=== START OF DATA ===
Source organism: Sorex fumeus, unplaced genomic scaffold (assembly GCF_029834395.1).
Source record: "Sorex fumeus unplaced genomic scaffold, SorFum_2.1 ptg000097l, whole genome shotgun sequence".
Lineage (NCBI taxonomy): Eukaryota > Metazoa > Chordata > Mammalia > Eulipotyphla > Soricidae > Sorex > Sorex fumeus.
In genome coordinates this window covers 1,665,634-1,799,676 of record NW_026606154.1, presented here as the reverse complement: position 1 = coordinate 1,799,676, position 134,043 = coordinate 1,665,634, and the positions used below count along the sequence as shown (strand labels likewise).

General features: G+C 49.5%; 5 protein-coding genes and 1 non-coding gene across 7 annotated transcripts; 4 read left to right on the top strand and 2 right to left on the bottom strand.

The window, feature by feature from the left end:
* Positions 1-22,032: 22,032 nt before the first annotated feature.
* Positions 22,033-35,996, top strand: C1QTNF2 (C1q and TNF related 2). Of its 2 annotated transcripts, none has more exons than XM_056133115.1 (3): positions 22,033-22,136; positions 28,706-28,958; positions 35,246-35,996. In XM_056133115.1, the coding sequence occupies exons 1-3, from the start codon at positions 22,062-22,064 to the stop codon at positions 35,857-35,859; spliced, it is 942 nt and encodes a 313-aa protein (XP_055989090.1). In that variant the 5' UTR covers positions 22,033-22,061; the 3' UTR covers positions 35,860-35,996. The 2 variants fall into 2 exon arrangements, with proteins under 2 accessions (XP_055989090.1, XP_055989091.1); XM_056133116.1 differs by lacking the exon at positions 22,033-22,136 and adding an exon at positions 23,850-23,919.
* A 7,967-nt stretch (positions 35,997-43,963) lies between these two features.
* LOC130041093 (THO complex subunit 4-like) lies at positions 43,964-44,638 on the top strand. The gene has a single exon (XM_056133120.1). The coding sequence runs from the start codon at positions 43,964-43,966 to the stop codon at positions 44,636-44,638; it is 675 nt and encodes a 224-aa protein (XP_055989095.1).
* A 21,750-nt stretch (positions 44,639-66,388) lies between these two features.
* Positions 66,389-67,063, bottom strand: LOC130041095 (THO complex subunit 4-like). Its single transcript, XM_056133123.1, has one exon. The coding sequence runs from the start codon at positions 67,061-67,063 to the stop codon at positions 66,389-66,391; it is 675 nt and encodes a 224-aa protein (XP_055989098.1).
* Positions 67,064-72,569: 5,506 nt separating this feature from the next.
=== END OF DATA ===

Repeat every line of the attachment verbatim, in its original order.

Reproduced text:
Source organism: Sorex fumeus, unplaced genomic scaffold (assembly GCF_029834395.1).
Source record: "Sorex fumeus unplaced genomic scaffold, SorFum_2.1 ptg000097l, whole genome shotgun sequence".
Lineage (NCBI taxonomy): Eukaryota > Metazoa > Chordata > Mammalia > Eulipotyphla > Soricidae > Sorex > Sorex fumeus.
In genome coordinates this window covers 1,665,634-1,799,676 of record NW_026606154.1, presented here as the reverse complement: position 1 = coordinate 1,799,676, position 134,043 = coordinate 1,665,634, and the positions used below count along the sequence as shown (strand labels likewise).

General features: G+C 49.5%; 5 protein-coding genes and 1 non-coding gene across 7 annotated transcripts; 4 read left to right on the top strand and 2 right to left on the bottom strand.

The window, feature by feature from the left end:
* Positions 1-22,032: 22,032 nt before the first annotated feature.
* Positions 22,033-35,996, top strand: C1QTNF2 (C1q and TNF related 2). Of its 2 annotated transcripts, none has more exons than XM_056133115.1 (3): positions 22,033-22,136; positions 28,706-28,958; positions 35,246-35,996. In XM_056133115.1, the coding sequence occupies exons 1-3, from the start codon at positions 22,062-22,064 to the stop codon at positions 35,857-35,859; spliced, it is 942 nt and encodes a 313-aa protein (XP_055989090.1). In that variant the 5' UTR covers positions 22,033-22,061; the 3' UTR covers positions 35,860-35,996. The 2 variants fall into 2 exon arrangements, with proteins under 2 accessions (XP_055989090.1, XP_055989091.1); XM_056133116.1 differs by lacking the exon at positions 22,033-22,136 and adding an exon at positions 23,850-23,919.
* A 7,967-nt stretch (positions 35,997-43,963) lies between these two features.
* LOC130041093 (THO complex subunit 4-like) lies at positions 43,964-44,638 on the top strand. The gene has a single exon (XM_056133120.1). The coding sequence runs from the start codon at positions 43,964-43,966 to the stop codon at positions 44,636-44,638; it is 675 nt and encodes a 224-aa protein (XP_055989095.1).
* A 21,750-nt stretch (positions 44,639-66,388) lies between these two features.
* Positions 66,389-67,063, bottom strand: LOC130041095 (THO complex subunit 4-like). Its single transcript, XM_056133123.1, has one exon. The coding sequence runs from the start codon at positions 67,061-67,063 to the stop codon at positions 66,389-66,391; it is 675 nt and encodes a 224-aa protein (XP_055989098.1).
* Positions 67,064-72,569: 5,506 nt separating this feature from the next.